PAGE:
Inside Antiques Roadshow
If you're a PBS viewer, you've likely seen Antiques Roadshow, a form of "reality TV" in which people have their antiques and collectibles appraised. Experts explain the history and estimated value of the items to the often-stunned owners. It's great TV, and now The Collectors Weekly has gone behind the scenes in An Inside Look at Antiques Roadshow. It's a great read, giving us a look at the real process leading up to making an episode -- specifically, 3,200 pairs of free tickets are handed out (though over 30,000 people applied for tickets), and 75 appraisers examined nearly 12,000 items over the course of one day. It's quite a scene. Here's a snippet from the article:
Great-Grampa's Five-Figure "Find"
Next Leigh introduces Dave to a woman everyone's buzzing about. Her 15-year-old granddaughter, Kayla, is being taped for a segment on a box of Alaskan Eskimo ivory items they've brought in. We're told they were appraised in the mid-five figures (you'll have to wait until the show airs for the final price), and the woman is beaming.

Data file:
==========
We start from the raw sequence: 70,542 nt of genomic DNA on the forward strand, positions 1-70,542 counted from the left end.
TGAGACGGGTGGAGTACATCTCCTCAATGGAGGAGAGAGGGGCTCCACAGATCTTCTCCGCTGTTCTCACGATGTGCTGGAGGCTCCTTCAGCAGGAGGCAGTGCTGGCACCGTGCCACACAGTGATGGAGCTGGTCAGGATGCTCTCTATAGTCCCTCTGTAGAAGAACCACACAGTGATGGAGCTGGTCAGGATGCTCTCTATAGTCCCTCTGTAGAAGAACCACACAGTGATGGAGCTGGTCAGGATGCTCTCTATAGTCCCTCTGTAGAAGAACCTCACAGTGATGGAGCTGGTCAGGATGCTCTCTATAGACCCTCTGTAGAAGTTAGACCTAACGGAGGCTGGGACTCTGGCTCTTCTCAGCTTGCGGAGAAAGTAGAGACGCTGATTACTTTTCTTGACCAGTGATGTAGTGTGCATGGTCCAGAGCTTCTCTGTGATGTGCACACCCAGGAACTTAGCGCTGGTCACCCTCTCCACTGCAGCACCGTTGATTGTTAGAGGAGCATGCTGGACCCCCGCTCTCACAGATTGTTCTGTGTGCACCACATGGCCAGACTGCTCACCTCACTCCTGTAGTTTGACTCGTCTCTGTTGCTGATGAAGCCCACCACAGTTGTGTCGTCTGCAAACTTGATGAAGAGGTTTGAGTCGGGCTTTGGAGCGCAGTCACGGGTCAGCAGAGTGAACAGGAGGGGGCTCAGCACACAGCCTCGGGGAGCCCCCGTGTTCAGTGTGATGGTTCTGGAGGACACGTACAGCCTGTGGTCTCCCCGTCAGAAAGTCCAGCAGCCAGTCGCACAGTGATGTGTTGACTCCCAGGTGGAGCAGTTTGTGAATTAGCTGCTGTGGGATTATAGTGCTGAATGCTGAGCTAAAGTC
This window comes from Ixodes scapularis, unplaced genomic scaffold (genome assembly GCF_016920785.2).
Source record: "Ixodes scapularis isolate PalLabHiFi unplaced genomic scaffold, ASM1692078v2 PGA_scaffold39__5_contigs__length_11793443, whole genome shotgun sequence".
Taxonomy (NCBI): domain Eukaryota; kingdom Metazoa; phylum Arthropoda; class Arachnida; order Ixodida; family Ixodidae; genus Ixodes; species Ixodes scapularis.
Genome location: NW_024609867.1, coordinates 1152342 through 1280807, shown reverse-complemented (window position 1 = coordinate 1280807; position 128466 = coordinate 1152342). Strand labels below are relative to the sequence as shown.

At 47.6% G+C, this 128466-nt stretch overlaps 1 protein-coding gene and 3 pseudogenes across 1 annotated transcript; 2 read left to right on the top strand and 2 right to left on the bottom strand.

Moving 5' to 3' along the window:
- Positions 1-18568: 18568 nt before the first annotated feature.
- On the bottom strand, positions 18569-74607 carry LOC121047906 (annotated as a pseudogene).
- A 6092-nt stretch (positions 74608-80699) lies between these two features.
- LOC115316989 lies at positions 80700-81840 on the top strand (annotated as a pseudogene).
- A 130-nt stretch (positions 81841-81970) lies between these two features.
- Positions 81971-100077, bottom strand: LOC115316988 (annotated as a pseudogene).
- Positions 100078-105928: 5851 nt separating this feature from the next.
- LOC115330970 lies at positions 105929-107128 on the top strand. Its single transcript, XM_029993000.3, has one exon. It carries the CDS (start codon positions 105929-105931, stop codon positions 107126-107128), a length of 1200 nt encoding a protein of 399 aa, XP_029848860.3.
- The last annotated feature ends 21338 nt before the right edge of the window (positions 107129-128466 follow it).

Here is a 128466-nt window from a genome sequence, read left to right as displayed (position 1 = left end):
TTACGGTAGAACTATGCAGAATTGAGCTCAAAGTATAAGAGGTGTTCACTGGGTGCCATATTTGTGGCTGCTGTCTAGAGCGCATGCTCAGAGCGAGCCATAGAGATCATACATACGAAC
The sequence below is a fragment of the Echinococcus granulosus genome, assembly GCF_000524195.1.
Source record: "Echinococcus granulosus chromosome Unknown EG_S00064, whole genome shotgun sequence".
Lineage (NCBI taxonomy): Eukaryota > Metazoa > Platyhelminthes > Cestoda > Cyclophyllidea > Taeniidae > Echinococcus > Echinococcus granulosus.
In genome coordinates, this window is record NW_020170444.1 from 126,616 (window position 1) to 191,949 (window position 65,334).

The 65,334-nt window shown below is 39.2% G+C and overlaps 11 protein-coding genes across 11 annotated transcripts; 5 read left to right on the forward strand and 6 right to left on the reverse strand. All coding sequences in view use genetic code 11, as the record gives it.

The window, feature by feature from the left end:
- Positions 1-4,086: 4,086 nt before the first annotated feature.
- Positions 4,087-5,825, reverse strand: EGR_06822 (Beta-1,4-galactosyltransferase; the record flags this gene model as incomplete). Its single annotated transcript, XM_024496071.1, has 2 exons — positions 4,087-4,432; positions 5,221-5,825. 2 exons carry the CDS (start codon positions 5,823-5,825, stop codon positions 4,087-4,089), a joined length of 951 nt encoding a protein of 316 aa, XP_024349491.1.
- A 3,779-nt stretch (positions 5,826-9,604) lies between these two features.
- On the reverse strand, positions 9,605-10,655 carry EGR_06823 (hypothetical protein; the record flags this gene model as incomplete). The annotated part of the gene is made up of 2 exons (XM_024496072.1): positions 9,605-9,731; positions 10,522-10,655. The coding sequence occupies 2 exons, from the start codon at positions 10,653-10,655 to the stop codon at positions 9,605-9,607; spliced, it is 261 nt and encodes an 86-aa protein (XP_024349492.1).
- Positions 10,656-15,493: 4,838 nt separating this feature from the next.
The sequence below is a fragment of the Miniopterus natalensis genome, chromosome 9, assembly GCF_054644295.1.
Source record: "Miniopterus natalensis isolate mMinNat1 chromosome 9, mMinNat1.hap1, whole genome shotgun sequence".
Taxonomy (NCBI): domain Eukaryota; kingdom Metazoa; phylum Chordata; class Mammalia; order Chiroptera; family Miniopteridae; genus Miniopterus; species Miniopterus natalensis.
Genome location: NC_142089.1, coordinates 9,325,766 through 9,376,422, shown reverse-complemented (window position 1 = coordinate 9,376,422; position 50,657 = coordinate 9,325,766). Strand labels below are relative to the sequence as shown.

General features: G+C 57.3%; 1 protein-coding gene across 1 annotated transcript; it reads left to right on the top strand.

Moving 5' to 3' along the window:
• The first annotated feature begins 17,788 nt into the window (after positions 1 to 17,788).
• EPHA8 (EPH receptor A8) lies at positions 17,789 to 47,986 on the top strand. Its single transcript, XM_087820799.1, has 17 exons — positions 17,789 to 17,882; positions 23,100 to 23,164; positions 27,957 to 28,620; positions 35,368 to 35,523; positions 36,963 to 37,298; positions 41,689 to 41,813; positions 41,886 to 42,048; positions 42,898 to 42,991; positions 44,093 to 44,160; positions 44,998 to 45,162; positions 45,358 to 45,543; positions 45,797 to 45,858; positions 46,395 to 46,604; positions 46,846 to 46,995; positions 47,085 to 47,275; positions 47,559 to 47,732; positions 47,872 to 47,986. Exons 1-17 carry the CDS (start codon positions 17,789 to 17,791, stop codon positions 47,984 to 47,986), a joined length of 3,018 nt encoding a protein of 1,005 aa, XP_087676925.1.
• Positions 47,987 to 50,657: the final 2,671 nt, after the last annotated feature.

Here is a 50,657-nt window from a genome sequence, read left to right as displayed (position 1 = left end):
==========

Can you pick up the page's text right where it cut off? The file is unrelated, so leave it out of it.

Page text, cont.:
Maureen Brown is her name. She was born in San Francisco ("of the Hallinans of San Francisco," she says) and now lives in San Jose. Her great-grandfather was on a "schooner ship" that sailed through the South Pacific and came back with the carvings.
Anthony Slayter-Ralph, the fine art specialist who did the appraisal, walks up to congratulate her. "Ivory that age just glows" he tells Dave. Eskimo jewelry from that era is stunning for its artistic quality, he adds, but it was always functional. Intriguingly, three of the ivory pieces are not Alaskan. Slayter-Ralph thinks great-grandfather must have picked them up in the Marquesas Islands. One is a pendant with a bound slave figure. He's not sure what its function was, but he thinks that "if they were going to do a raid or do battle, they'd put it on to send out power."
What will happen to the ivory figures? "We'll keep them," says Brown. "They've been in the family for many years." But granddaughter Kayla is clearly thinking about the money. "I had no idea," she says. "I thought they were just little ivory tusks!"